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New family violence research welcomed

New family violence research welcomed

The Families Commission welcomes new research that estimates the cost of domestic violence to New Zealand employers at $368 million this year.

The Snively report calculates potential productivity gains from implementing workplace protections to support victims of domestic violence.

The Families Commission has a long track record in this sector, and has spent much of the past decade at the forefront of New Zealand’s efforts to curb family violence. Ms Milnes says there needs to be greater emphasis on finding out what works and what doesn’t - and to put money into what does work in order to make a difference.

Families Commissioner Belinda Milnes says, “Family violence is a huge issue for this country and this is a further wake-up call about what it’s costing us financially and socially - year after year, generation after generation.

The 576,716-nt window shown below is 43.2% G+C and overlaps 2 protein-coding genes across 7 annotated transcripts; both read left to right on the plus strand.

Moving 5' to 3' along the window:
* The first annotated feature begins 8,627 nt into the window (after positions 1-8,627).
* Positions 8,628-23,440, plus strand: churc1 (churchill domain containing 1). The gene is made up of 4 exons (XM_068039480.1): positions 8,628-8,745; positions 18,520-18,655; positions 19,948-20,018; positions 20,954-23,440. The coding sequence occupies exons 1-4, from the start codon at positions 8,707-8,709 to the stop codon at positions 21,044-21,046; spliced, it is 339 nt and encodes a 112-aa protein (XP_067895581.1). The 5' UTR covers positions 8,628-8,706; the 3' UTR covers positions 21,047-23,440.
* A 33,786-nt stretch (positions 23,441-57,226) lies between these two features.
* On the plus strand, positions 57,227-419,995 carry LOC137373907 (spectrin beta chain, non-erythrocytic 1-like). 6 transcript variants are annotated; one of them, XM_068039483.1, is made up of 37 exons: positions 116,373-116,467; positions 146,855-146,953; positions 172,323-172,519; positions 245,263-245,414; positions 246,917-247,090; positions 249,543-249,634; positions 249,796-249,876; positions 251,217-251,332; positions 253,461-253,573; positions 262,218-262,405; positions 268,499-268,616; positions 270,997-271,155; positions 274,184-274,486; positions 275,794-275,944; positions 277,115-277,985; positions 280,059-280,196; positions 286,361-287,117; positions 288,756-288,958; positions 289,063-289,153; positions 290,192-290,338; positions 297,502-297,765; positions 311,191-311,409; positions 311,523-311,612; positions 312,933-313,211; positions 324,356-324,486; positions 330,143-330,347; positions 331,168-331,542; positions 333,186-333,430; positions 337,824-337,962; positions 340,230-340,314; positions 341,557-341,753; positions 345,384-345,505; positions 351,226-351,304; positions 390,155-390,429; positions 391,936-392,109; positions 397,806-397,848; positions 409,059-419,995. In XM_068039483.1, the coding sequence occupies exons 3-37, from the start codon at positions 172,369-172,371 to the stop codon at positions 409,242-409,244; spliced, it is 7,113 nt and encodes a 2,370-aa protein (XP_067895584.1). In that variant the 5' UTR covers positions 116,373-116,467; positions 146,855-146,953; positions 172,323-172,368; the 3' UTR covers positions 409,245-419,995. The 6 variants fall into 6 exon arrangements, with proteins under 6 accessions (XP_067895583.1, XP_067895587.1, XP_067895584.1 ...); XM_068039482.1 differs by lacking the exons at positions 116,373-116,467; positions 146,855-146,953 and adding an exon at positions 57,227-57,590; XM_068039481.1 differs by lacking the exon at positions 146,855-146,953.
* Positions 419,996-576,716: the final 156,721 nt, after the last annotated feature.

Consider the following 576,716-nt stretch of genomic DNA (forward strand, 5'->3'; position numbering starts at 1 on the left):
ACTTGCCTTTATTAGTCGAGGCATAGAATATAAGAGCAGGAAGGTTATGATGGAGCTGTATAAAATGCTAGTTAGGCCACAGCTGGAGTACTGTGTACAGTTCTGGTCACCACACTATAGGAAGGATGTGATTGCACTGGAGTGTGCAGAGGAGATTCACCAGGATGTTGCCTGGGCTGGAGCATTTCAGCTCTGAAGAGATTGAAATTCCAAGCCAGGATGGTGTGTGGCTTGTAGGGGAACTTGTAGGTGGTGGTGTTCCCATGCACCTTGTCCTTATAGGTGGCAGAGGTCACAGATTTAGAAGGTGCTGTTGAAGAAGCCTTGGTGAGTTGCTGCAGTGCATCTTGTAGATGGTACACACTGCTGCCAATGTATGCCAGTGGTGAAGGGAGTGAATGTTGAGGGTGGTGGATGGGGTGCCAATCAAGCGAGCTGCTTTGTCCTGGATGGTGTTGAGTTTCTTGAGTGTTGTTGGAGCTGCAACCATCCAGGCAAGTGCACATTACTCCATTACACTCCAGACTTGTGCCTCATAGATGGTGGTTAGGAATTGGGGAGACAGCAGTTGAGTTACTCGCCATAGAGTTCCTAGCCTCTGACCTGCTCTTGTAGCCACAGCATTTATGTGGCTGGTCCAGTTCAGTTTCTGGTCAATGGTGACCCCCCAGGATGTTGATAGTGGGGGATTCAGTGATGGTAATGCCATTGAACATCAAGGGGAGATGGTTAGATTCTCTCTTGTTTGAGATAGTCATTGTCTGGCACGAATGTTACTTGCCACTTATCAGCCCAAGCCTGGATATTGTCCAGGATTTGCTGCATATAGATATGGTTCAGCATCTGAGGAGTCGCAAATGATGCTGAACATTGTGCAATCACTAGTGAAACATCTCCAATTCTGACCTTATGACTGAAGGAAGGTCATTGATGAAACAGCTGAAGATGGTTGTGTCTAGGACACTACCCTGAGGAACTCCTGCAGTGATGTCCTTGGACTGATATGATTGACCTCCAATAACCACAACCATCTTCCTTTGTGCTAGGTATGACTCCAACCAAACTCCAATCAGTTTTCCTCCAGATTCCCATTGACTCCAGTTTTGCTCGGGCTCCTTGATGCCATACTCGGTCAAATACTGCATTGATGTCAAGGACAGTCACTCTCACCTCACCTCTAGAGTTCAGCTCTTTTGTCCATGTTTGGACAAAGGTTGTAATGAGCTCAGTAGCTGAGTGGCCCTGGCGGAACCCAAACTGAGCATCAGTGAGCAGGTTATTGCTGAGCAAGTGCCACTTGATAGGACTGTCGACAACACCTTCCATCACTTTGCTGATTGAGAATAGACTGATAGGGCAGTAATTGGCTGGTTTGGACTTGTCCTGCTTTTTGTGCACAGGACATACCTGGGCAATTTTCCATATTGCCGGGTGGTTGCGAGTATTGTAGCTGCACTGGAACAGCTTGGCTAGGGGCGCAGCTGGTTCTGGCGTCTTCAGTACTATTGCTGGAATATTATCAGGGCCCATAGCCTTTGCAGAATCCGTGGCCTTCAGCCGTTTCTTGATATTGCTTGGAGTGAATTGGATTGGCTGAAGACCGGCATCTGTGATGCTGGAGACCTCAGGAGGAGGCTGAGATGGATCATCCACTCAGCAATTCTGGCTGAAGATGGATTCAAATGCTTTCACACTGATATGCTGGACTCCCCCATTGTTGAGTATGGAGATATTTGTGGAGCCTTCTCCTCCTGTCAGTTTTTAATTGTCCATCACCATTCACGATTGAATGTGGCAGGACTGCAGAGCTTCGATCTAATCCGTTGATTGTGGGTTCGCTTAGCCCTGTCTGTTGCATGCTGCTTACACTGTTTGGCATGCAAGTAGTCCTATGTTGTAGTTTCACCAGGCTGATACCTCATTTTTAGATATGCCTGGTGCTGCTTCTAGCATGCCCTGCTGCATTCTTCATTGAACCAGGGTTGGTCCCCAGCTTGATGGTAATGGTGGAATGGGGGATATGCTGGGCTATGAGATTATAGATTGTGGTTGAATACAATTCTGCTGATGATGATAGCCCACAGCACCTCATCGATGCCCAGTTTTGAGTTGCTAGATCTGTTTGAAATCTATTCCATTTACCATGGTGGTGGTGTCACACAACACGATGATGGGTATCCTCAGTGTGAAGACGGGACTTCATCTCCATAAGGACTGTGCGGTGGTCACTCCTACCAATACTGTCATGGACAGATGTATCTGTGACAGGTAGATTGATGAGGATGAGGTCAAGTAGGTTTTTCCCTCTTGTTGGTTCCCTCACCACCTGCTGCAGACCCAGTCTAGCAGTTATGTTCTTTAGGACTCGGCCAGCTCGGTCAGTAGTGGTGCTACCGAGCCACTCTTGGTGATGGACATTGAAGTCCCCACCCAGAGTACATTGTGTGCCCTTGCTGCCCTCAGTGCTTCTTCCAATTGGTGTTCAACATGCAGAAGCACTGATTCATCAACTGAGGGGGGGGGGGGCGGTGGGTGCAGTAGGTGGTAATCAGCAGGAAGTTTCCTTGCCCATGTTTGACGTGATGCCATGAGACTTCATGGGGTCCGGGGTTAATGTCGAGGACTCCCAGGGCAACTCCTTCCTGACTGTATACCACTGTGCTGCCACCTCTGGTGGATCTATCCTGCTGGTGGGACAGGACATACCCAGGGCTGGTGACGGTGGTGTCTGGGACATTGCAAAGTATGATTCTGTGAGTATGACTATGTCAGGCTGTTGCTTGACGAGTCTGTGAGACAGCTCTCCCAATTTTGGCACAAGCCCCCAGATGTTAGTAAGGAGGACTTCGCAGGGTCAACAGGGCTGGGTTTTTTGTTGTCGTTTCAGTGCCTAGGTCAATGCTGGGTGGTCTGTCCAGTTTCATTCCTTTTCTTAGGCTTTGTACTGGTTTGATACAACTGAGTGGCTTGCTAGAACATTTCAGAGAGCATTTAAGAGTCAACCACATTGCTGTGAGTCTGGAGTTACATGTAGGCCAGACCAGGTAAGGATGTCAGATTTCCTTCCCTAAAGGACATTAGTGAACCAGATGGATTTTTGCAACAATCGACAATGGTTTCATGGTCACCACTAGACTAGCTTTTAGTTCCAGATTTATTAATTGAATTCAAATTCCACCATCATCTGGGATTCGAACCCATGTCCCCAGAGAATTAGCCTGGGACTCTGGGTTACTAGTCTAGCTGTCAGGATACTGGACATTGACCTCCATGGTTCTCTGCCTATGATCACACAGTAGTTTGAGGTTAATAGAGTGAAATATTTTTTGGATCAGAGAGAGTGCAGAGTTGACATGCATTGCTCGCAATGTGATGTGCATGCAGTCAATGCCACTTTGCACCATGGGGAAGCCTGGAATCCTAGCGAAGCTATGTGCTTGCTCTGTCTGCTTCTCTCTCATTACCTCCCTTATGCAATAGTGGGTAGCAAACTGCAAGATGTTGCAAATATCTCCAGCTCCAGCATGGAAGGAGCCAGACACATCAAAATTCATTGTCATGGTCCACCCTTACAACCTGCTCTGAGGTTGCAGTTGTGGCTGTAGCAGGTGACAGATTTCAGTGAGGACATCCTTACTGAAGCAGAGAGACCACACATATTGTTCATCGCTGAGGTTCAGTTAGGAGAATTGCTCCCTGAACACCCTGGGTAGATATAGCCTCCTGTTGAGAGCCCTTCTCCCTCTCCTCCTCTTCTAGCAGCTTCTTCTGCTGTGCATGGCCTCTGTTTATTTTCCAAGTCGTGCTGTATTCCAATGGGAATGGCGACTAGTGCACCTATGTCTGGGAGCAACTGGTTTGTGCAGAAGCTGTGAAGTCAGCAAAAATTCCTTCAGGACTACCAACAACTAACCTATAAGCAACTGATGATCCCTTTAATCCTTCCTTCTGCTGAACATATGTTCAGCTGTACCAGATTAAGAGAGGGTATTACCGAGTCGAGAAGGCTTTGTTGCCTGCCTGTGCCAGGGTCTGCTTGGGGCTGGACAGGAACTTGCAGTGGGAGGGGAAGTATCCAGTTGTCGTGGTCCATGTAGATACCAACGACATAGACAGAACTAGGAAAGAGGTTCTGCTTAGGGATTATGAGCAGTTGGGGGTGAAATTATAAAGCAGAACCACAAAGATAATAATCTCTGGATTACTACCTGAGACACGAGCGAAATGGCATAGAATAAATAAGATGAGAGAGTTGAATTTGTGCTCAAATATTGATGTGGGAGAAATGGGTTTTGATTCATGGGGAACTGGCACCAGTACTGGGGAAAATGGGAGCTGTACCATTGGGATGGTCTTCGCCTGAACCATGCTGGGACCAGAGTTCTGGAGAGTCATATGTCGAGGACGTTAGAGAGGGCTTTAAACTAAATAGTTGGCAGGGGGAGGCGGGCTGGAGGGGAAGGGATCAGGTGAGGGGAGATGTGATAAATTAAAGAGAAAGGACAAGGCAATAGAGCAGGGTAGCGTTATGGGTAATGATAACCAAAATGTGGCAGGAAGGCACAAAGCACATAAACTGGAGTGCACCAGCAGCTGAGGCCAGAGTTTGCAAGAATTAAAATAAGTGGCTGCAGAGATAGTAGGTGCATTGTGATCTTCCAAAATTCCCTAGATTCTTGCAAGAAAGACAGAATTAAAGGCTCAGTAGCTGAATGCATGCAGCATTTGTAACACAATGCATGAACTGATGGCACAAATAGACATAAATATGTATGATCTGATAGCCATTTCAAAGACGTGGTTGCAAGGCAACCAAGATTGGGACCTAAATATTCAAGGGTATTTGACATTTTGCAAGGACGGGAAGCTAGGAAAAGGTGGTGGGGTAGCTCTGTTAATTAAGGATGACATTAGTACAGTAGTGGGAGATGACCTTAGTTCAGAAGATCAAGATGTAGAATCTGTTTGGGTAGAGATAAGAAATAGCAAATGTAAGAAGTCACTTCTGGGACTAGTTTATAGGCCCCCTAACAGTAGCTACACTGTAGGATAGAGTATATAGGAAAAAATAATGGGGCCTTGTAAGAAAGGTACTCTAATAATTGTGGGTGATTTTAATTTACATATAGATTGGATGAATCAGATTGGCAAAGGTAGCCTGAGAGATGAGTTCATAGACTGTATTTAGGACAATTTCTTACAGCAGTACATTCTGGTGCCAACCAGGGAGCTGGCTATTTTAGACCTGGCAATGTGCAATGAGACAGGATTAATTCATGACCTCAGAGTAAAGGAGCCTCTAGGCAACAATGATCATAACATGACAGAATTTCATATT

“It’s estimated that family violence costs this country $8 billion each and every year.”

“Nearly 60% of all violent crime is family violence-related, so making a difference here will see New Zealand become a significantly less violent place.”

The Families Commissioner says while Police Crime Statistics released yesterday show violent crime is decreasing, sexual assaults are continuing to increase. She says family violence needs a swift, serious and combined response from us all – families, communities, workplaces, NGOs, local and central government – to make a difference.

“But most importantly, recent research both here and overseas shows the devastating impact on children of being exposed to family violence – even if they are not physically hurt they are deeply scarred. It is strongly linked to a lifetime of poor social and economic outcomes, and increases the chances that they will become the next generation of victims or perpetrators.”

“Family violence is a complex issue. It deserves quality evidence to enable decision makers to make better informed decisions to reduce family violence. Where there are gaps in our knowledge, then they need to be researched and filled.“

The Commission produces family violence research to enable better decisions to be made; is an active member of the interagency Taskforce for Action on Violence within Families; funds the work of the New Zealand Family Violence Clearinghouse (http://www.nzfvc.org.nz) - the national centre for collating and disseminating information about domestic and family violence; and manages the annual White Ribbon Campaign.


ENDS

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